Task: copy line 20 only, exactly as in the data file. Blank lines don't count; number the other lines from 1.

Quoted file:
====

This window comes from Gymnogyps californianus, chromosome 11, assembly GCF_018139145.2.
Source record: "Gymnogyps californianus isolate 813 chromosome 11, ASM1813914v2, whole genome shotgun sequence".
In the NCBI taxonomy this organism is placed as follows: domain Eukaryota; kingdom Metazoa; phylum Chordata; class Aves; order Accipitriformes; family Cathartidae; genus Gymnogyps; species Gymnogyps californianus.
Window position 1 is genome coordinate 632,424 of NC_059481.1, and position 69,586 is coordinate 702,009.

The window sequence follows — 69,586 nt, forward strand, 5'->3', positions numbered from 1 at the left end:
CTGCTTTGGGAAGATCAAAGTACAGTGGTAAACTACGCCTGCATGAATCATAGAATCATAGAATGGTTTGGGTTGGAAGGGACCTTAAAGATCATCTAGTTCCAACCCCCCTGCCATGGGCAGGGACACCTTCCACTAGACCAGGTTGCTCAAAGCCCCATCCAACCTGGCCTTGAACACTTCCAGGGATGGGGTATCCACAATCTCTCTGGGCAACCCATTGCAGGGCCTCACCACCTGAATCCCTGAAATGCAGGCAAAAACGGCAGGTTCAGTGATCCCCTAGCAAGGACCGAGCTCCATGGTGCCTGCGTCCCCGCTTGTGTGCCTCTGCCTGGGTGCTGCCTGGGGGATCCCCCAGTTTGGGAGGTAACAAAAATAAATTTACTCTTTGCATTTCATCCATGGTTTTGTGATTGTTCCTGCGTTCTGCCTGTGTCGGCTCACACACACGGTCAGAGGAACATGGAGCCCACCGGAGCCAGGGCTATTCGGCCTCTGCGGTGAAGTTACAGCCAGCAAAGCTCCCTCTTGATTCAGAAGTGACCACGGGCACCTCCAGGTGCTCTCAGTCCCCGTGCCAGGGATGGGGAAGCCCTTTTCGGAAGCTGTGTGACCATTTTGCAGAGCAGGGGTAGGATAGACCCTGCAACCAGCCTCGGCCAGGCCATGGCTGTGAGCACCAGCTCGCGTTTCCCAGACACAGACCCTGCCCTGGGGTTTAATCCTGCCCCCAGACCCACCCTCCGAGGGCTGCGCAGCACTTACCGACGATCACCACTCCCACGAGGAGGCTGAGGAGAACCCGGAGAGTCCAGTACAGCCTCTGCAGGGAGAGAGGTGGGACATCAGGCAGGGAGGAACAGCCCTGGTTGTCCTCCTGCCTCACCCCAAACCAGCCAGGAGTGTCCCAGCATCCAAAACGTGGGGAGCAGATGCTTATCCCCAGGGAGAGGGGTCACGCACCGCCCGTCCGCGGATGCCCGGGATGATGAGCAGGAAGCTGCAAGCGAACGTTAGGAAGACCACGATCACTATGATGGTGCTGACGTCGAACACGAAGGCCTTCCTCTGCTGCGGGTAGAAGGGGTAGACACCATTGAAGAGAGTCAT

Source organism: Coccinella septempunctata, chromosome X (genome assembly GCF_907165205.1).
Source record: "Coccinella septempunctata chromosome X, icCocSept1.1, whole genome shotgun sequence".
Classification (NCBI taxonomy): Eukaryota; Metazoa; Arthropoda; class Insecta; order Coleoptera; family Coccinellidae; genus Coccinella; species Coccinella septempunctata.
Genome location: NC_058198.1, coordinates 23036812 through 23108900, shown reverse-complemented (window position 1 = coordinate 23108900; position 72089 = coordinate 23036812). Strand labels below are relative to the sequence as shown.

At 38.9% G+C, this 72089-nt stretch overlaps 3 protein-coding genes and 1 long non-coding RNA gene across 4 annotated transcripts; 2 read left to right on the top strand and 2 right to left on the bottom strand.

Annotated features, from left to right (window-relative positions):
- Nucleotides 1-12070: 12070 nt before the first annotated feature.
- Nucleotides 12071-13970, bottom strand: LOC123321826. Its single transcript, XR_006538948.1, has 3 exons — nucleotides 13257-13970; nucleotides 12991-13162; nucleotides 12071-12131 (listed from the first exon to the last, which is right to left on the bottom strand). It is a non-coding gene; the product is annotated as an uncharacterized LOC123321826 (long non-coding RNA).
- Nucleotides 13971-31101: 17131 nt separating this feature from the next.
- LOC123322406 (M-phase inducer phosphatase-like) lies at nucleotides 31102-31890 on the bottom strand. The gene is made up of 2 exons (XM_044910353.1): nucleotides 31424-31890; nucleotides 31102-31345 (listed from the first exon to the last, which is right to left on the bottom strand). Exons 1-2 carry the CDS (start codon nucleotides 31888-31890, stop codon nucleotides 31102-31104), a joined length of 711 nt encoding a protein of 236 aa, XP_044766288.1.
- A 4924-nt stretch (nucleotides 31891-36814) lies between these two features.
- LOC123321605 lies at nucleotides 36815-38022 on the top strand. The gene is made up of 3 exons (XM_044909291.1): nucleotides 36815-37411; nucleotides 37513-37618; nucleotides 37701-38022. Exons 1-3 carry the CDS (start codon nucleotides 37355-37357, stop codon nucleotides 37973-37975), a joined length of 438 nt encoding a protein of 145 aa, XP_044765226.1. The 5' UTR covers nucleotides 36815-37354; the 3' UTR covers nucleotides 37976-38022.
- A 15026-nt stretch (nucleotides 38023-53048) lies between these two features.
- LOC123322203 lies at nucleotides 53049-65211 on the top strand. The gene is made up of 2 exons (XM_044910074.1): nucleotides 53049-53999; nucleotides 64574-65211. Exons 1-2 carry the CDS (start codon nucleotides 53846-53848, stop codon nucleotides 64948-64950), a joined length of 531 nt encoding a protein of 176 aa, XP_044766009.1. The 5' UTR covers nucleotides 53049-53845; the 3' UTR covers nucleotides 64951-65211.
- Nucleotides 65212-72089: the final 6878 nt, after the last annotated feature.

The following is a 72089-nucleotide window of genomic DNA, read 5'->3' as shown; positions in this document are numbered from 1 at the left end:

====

- LOC123322203 lies at nucleotides 53049-65211 on the top strand. The gene is made up of 2 exons (XM_044910074.1): nucleotides 53049-53999; nucleotides 64574-65211. Exons 1-2 carry the CDS (start codon nucleotides 53846-53848, stop codon nucleotides 64948-64950), a joined length of 531 nt encoding a protein of 176 aa, XP_044766009.1. The 5' UTR covers nucleotides 53049-53845; the 3' UTR covers nucleotides 64951-65211.